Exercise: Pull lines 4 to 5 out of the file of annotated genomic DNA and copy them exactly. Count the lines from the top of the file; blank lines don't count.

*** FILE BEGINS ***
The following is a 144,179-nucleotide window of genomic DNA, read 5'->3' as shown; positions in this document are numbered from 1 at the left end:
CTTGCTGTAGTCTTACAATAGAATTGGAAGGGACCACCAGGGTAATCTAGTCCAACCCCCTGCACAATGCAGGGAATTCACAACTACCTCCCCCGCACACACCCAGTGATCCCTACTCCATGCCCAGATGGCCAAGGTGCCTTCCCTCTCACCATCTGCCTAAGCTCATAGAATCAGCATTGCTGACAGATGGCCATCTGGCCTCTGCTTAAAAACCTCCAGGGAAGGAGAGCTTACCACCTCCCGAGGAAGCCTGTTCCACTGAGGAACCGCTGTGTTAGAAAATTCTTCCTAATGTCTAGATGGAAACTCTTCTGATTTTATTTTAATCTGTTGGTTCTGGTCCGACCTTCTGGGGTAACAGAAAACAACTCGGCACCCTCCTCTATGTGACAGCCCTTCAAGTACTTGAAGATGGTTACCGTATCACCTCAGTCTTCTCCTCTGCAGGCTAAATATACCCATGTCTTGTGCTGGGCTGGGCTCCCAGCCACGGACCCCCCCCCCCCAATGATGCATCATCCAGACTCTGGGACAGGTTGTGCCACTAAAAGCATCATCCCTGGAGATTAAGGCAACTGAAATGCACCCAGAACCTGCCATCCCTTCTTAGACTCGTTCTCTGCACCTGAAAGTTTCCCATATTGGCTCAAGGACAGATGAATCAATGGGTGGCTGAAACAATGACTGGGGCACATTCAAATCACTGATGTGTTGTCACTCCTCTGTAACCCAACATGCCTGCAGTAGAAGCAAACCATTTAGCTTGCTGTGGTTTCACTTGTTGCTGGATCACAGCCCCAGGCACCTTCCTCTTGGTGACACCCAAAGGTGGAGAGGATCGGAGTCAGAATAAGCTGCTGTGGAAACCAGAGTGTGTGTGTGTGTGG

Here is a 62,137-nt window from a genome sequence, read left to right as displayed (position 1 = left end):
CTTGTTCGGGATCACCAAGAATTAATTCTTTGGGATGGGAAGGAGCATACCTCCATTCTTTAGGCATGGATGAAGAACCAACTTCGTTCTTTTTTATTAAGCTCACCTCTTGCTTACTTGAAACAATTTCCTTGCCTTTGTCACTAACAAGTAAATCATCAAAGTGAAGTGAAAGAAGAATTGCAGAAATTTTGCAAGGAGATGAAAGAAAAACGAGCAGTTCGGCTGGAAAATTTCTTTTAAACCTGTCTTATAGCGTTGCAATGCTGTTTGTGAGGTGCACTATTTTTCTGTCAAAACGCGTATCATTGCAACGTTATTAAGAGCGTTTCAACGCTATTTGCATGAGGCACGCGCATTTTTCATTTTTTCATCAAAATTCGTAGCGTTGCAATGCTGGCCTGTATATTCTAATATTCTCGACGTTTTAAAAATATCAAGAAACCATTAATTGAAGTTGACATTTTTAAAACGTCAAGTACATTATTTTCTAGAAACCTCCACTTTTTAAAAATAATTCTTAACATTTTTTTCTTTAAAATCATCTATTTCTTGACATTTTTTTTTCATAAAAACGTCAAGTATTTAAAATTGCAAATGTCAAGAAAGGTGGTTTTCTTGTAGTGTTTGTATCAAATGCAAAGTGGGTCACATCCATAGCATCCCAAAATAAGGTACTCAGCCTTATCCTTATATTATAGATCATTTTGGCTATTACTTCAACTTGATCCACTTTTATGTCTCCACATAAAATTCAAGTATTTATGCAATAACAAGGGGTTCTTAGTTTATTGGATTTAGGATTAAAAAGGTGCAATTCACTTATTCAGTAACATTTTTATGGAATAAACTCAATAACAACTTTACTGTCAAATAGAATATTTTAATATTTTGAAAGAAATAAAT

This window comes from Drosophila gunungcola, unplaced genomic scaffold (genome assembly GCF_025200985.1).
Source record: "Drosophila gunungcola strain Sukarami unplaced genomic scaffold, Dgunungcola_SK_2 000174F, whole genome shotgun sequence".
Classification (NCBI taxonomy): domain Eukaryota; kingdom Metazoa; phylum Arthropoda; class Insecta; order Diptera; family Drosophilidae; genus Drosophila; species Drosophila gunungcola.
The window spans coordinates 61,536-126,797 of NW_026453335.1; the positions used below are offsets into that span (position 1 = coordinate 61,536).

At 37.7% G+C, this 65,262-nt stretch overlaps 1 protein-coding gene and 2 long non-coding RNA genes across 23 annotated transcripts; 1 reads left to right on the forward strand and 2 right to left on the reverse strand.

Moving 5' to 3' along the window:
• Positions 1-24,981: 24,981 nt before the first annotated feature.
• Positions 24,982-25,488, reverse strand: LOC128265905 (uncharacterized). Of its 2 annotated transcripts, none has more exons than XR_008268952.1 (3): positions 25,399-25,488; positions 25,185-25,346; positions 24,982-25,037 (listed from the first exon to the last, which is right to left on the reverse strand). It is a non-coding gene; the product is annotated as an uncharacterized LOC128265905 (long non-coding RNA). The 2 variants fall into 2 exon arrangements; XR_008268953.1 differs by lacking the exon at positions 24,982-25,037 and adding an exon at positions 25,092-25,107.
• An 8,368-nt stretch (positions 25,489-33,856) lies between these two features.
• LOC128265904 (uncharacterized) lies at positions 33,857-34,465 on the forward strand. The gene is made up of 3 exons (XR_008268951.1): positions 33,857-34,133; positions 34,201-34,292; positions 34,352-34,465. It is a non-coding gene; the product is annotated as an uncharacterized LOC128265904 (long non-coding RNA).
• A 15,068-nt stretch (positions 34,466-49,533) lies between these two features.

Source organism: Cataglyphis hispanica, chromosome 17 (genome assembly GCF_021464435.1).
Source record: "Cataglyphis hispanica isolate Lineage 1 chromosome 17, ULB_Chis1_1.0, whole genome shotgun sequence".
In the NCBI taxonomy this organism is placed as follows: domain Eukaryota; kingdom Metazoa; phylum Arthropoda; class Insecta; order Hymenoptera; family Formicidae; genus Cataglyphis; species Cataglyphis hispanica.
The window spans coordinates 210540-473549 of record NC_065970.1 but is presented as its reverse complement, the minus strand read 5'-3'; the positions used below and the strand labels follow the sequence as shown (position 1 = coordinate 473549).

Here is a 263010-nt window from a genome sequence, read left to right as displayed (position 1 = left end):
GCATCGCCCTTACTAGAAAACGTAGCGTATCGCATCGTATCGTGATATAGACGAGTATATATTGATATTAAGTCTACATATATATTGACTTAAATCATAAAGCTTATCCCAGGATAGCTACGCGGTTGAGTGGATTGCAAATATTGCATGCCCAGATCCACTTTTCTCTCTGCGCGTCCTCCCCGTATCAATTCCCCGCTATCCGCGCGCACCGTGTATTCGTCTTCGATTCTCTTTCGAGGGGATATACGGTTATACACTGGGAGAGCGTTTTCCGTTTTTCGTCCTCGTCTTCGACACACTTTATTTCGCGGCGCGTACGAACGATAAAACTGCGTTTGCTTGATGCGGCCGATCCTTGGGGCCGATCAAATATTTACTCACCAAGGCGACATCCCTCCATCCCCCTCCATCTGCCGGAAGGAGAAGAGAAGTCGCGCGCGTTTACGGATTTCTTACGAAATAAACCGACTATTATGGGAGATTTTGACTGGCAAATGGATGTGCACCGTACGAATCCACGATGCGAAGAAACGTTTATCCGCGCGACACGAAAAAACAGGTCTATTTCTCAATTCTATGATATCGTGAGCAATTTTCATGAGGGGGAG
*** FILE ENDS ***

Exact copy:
CTTGTTCGGGATCACCAAGAATTAATTCTTTGGGATGGGAAGGAGCATACCTCCATTCTTTAGGCATGGATGAAGAACCAACTTCGTTCTTTTTTATTAAGCTCACCTCTTGCTTACTTGAAACAATTTCCTTGCCTTTGTCACTAACAAGTAAATCATCAAAGTGAAGTGAAAGAAGAATTGCAGAAATTTTGCAAGGAGATGAAAGAAAAACGAGCAGTTCGGCTGGAAAATTTCTTTTAAACCTGTCTTATAGCGTTGCAATGCTGTTTGTGAGGTGCACTATTTTTCTGTCAAAACGCGTATCATTGCAACGTTATTAAGAGCGTTTCAACGCTATTTGCATGAGGCACGCGCATTTTTCATTTTTTCATCAAAATTCGTAGCGTTGCAATGCTGGCCTGTATATTCTAATATTCTCGACGTTTTAAAAATATCAAGAAACCATTAATTGAAGTTGACATTTTTAAAACGTCAAGTACATTATTTTCTAGAAACCTCCACTTTTTAAAAATAATTCTTAACATTTTTTTCTTTAAAATCATCTATTTCTTGACATTTTTTTTTCATAAAAACGTCAAGTATTTAAAATTGCAAATGTCAAGAAAGGTGGTTTTCTTGTAGTGTTTGTATCAAATGCAAAGTGGGTCACATCCATAGCATCCCAAAATAAGGTACTCAGCCTTATCCTTATATTATAGATCATTTTGGCTATTACTTCAACTTGATCCACTTTTATGTCTCCACATAAAATTCAAGTATTTATGCAATAACAAGGGGTTCTTAGTTTATTGGATTTAGGATTAAAAAGGTGCAATTCACTTATTCAGTAACATTTTTATGGAATAAACTCAATAACAACTTTACTGTCAAATAGAATATTTTAATATTTTGAAAGAAATAAAT

This window comes from Drosophila gunungcola, unplaced genomic scaffold (genome assembly GCF_025200985.1).